**Spatial Statistics**

Spatial statistics is concerned with analyzing data that has a spatial component: Is the high number of cancer deaths in this part of a state statistically significant, or could it be due to chance? Based on radon measurements taken at 100 fixed locations, can we estimate the amount of radon at unsampled locations? In this comps, we will learn some basic approaches for analyzing spatial data. We will consider spatial point processes, geostatistical data and lattice (areal) data, making heavy use of R.

Using Singapore Math to teach Algebra in the Northfield Middle School

One of the teachers at NMS remediates students who are weak on math using a technique used in Singapore. The teacher likes a website called Thinking Blocks which uses the ideas of Singapore math to teach a variety of topics, but algebra is not one of them. He would like a curriculum designed to teach his students Algebra using these techniques.

This project will start by learning something about Singapore Math. The comps group will make visits to the NMS to learn about the students and what they struggle to understand. We will then create some sample lesson plans and try them out in the classroom. We may request permission to do pre- and post-tests on some students to see what style problems have the most success in helping students learn Algebra. Finally, we will devise an entire curriculum unit on Algebra, present it to the teacher, and teach the students how it works. Depending on the members of the comps group and their strengths, we may write the problems as worksheets with manipulatives or as software that the students can use on their iPads in class (perhaps with progress reports for the teacher).

Explorations of factorizations of some polynomial iterates

Description can be found here.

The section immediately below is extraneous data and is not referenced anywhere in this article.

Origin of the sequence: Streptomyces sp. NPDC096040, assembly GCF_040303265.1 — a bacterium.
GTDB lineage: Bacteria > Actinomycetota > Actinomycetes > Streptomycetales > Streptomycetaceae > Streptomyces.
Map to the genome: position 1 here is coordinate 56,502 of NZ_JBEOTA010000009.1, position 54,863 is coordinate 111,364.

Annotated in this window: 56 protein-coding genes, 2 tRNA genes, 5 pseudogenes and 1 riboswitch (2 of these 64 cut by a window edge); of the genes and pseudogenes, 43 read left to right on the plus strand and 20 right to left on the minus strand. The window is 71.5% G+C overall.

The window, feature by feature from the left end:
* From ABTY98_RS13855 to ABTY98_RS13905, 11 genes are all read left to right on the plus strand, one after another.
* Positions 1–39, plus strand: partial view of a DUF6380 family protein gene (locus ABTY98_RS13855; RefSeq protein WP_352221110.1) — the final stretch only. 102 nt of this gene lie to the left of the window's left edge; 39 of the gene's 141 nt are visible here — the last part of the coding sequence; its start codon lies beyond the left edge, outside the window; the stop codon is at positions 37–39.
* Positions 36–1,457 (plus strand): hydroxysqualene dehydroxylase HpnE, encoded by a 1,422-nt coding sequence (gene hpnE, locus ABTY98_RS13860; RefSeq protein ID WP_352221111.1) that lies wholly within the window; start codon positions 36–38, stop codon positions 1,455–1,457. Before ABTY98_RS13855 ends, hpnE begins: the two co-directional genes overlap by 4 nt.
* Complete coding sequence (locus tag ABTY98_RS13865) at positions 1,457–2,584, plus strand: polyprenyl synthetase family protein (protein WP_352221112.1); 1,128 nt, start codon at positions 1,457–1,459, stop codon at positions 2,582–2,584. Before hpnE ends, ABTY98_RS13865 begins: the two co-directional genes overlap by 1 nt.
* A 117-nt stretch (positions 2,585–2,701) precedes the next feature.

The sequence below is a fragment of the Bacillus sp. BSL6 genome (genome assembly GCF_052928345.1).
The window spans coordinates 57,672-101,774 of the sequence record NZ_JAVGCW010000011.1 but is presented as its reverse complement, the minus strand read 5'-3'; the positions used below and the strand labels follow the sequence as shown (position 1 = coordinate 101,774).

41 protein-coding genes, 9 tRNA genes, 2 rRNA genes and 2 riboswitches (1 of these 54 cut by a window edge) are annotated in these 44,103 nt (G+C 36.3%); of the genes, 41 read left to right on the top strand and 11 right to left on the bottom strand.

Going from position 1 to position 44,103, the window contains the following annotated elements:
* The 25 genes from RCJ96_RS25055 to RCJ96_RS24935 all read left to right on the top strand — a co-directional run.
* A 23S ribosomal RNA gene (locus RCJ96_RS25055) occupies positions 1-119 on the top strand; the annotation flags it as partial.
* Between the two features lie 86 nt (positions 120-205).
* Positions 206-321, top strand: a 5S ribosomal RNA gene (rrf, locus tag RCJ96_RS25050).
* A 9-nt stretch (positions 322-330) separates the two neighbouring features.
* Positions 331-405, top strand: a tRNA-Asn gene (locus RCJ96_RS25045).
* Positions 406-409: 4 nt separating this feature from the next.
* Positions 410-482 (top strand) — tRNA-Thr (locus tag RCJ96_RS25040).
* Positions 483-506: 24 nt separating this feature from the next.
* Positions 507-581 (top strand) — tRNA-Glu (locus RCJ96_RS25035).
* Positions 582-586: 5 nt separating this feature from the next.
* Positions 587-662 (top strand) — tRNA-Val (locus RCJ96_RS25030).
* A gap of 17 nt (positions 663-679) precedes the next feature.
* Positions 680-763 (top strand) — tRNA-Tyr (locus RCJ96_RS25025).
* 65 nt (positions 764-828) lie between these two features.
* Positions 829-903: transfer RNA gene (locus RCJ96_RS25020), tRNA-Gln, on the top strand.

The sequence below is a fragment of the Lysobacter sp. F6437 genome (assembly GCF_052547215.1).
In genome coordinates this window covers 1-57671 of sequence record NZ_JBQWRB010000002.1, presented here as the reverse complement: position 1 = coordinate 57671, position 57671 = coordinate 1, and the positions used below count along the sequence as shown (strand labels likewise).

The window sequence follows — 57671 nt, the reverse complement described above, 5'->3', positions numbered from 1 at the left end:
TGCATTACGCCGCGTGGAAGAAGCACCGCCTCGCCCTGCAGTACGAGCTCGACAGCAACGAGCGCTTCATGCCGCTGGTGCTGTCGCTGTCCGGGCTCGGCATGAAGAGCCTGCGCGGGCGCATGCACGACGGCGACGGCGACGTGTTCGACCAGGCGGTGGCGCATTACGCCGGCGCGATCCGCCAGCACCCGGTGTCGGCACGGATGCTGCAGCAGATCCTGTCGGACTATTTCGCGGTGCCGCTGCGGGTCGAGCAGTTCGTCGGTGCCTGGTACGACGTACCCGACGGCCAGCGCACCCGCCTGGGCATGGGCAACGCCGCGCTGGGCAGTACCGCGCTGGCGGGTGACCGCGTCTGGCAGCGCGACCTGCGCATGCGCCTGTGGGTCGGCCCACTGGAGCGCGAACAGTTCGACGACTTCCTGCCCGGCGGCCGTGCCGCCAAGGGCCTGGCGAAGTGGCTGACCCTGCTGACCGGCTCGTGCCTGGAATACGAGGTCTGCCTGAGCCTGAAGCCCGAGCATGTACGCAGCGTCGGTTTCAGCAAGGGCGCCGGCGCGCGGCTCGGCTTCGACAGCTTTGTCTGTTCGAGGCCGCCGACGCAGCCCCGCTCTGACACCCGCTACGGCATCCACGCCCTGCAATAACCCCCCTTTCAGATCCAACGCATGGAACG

Directed Reading in Elliptic Functions and Modular Forms

Description can be found here.

Directed Reading in Analytic Number Theory

Description can be found here.

Mathematical and Computational Modeling of Neural Systems

Description can be found here.

Time Series Modeling for Climate Data

Data that are observed over time often have a special kind of dependence structure: recent observations are more informative about the present than are past observations. Statistical models that assume independence do not suffice in this setting, but the unique structure of temporally varying data has motivated the development of a large class of techniques that broadly fall under the umbrella of time series analysis.

This comps will be an introduction to applied time series analysis. We will learn about the relationship between “time-domain” and “frequency-domain” approaches to understanding time series. We’ll apply the techniques we learn to data and gain insights into the characteristics of variability in the underlying generating processes of the system we study.

The application will be to the Earth’s climate, with a focus on the statistical properties of the output of computer models that simulate the Earth’s atmosphere and oceans. Broad questions that might be considered include: how do ocean processes relate to variability of the Earth’s surface temperatures? And what role does natural variability play in our uncertainty about the Earth’s sensitivity to greenhouse gases?

**S-GAP SHIFTS**

Description can be found here.

**The ABCDs and EFGs of classifying Lie algebras over C**

Description can be found here.

Statistical Analysis of Networks

Description can be found here.

Data Analysis using Topology

Welcome to the age of big data. Data analysis has a new enemy: too much data. Collecting vast amounts of data is easy, but how do you make sense of all those variables and all those data points? Can we visualize them or quantify them in some way, beyond the known techniques of statistics?

Enter the mathematical field of topology, which studies the shape of spaces. Imagine that we can somehow represent the data as a “cloud” (think of plotting points in multivariable calculus). What does that cloud look like? Does it look like a solid ball or are there gaping holes? One brand new area of research tries to answer exactly that question using the very pure technique called homology.

The goal of this comps is manifold. First, we’ll learn about the pure math part, beautiful in its own right. Second, we’ll see how it is being applied to data analysis and hopefully get our hands dirty with computation on a real data set. And finally, we’ll try to interpret the results in terms of the real world.